Sunday, July 11, 2010

study in pink / study in forgiveness

Photo: Briana Jones

Photo: Briana Jones

I love you.
Please forgive me.
I am sorry.
Thank you.


Maureen 'Momo' Freehill and the Momobutoh Company were asked to participate in Studies in Forgiveness, created by A.K. Mimi Allin. Many artists were going to be participating in this 12 hour long installation along a 4 mile length of Aurora Avenue in Seattle.

Mimi described her vision as:

"Why Forgiveness? Forgiveness, like art, is a process and not an event. As artists, we pave the way for forgiveness. "Forgiveness is the fragrance the violet sheds on the heel that has crushed it," said Mark Twain and Dag Hammarskjöld said, "Forgiveness is the answer to the child's dream of a miracle by which what is broken is made whole again, what is soiled is again made clean." The artist sees, but can also make new."

As participants of the dance, we (Momo, Alex Kewitt, singer Jaie Livingstone, her 5 year old son Thomas and myself) didn't have a rehearsal, and were told just a short time ahead of the dance what the different parts of the score were going to be. This was my first time visiting the troll. What transpired was an improvisational, spontaneous dance / ritual.

Because the tragedy in the Gulf of Mexico is so much on our minds and energetically in our collective hearts lately, Momo decided that this would be a dance we could fully embrace and embody. How appropriate that the location chosen for us on Aurora Avenue by Mimi was under the Fremont bridge with the Troll (representing our dark sides and our addiction to oil) in the shadows of the bridge AND who is also clasping in one hand a Volkswagen Bug vehicle (another symbol of our addiction to oil).

We began the dance blind-folded in order to tune inward to our experience of connecting to the troll within each of us - specifically, how we are feeling in regards to the situation in the Gulf of Mexico... fear, sadness, anger, whatever our experience was at that moment.

As soon as I connected to the troll (inner shadow) and placed my hands on him, I began to weep... It felt like the troll was pouring it's pain into me...

"What we must do,
I suppose,
is to hope the world keeps its balance;
what we are to do, however,
with our hearts
waiting and watching - truly
I do not know."

Mary Oliver
Photo: Briana Jones
Volkswagen Bug in the trolls hand...

The second part of the dance was accompanied by the beautiful voice of Jaie, and was an opportunity to embody compassion. We took off our blindfolds and danced our inner sweetness with pink peonies and fragrant 'sweet williams' that were handed to us by her son (the future generation)... Until, we were reminded of our addiction to 'sweet crude,' our addiction to oil...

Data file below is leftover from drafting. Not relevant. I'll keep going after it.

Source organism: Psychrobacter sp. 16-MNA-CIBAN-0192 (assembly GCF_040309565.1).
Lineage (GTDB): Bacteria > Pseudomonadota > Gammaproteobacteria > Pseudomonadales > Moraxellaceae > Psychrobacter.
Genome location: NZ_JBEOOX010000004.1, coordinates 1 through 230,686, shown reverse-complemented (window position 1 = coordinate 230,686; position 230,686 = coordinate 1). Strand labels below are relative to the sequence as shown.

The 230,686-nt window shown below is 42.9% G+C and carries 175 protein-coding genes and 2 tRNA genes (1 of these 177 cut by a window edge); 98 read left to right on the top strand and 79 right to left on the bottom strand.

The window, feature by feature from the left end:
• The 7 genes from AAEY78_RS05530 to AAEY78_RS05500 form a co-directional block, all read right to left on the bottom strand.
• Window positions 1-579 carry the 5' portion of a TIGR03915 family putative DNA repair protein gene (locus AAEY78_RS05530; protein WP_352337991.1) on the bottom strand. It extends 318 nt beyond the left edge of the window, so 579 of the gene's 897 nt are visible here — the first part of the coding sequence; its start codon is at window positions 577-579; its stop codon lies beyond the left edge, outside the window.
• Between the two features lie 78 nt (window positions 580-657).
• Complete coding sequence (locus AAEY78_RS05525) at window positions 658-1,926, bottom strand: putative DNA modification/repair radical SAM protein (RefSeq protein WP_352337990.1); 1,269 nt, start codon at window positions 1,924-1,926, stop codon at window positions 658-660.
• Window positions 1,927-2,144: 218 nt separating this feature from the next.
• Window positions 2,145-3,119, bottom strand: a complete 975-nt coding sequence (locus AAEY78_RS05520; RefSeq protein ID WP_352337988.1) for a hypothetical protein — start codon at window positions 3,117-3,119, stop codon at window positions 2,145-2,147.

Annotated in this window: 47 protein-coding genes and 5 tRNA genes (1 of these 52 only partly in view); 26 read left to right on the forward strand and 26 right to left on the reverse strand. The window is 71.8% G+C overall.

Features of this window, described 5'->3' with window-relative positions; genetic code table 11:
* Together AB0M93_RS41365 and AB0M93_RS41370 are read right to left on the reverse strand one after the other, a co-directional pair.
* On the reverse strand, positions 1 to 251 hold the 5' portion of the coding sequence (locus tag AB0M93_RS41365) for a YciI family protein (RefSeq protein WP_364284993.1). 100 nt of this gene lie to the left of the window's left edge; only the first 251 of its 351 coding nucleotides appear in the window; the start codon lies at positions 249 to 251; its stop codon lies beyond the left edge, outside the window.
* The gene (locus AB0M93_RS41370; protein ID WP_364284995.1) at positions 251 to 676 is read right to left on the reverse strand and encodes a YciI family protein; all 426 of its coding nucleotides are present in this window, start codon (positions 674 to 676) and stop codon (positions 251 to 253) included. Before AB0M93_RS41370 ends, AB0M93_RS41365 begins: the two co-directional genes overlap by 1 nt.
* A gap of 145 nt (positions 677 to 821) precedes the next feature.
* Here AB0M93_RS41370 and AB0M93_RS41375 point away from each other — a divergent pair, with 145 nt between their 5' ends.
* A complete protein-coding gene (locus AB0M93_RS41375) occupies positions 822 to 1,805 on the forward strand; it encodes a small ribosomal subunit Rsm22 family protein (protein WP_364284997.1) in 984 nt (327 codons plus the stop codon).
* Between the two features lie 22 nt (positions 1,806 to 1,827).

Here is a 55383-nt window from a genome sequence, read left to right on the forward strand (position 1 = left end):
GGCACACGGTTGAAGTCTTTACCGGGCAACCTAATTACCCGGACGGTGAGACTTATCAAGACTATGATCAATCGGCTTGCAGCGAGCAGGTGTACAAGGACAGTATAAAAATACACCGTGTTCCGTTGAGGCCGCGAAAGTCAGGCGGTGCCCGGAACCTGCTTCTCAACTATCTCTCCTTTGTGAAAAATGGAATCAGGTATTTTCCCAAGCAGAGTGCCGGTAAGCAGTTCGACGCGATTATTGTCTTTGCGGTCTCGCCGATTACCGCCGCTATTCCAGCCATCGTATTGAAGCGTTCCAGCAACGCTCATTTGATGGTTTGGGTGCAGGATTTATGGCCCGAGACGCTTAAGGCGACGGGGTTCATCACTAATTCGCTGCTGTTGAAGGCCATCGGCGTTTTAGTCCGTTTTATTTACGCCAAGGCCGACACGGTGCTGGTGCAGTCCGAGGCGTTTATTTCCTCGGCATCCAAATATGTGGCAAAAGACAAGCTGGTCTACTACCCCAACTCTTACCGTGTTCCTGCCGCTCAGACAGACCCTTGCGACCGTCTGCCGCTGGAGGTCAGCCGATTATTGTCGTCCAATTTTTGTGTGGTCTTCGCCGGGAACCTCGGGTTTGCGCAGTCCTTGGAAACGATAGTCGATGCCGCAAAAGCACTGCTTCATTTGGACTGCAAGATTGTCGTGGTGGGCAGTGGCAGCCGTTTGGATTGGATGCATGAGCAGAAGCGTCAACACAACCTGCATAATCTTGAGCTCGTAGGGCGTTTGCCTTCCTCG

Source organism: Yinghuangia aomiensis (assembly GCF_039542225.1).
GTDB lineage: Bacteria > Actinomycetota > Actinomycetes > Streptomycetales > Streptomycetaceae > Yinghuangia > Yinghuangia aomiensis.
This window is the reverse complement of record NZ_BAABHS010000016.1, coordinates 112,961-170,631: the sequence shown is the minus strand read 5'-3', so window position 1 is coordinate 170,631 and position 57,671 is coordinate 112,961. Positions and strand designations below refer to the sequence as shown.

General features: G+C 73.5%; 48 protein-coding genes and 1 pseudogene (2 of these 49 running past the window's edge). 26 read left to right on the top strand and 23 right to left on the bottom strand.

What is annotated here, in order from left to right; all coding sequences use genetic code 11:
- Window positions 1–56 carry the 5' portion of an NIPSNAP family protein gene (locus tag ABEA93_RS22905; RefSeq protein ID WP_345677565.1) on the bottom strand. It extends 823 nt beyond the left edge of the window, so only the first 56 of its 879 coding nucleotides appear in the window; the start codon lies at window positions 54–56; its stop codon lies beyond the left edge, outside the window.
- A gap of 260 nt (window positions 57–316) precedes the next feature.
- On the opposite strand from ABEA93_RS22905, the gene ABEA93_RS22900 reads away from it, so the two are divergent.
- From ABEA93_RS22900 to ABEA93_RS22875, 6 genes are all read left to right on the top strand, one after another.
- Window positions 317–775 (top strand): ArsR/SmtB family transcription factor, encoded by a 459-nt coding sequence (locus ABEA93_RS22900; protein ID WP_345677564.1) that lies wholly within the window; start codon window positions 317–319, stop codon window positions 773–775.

We then embodied that addiction like junkies, looking for their next fix... guzzling the oil into our bodies and beings with reckless abandon... only to succumb to the toxic poison. While in our stages of dying we also became the wildlife that are covered in oil and are suffering from the disaster in the Gulf. This was most moving for me - my eyes were watering profusely, and I could imagine how the wildlife must feel with oil in their eyes and fragile membranes...
Photo: Briana Jones
All below photos: Briana Jones

We were, once again, revived from our hopelessness with the angelic yet powerful voice of Jaie and the offering of flowers by her son (the next generation and all future generations) - an offering of forgiveness for our actions. We joined together and offered a song of love and forgiveness created by Momo (based on Ho' oponopono, as taught originally by Morrnah Simeona), asking the sea and all it's creatures for forgiveness for our actions that contributed to the situation in the Gulf.
Next photos: Briana Jones

I felt so much gratitude to be a part of Momo's vision in this dance study in pink and Mimi's vision of forgiveness along the length of Aurora Avenue... It was deeply moving to embody our collective experience of the tragedy in the Gulf and to embody the power of forgiveness.
Two other members of Momobutoh Company also were a part of our dance today, but danced with their own beauty-filled visions from afar, in spirit and in body - Patricia and Rev.

Thank you for reading my blog. I hope it may inspire you in some way,

Visit my butoh mentor's inspiring blog here: Maureen 'Momo' Freehill

1 comment:

  1. I'm so moved by this. This is our collective story, for sure. I feel like I was there with you. And, in many ways we're all in this. Thank you for the dance and the lovely storytelling of this blog.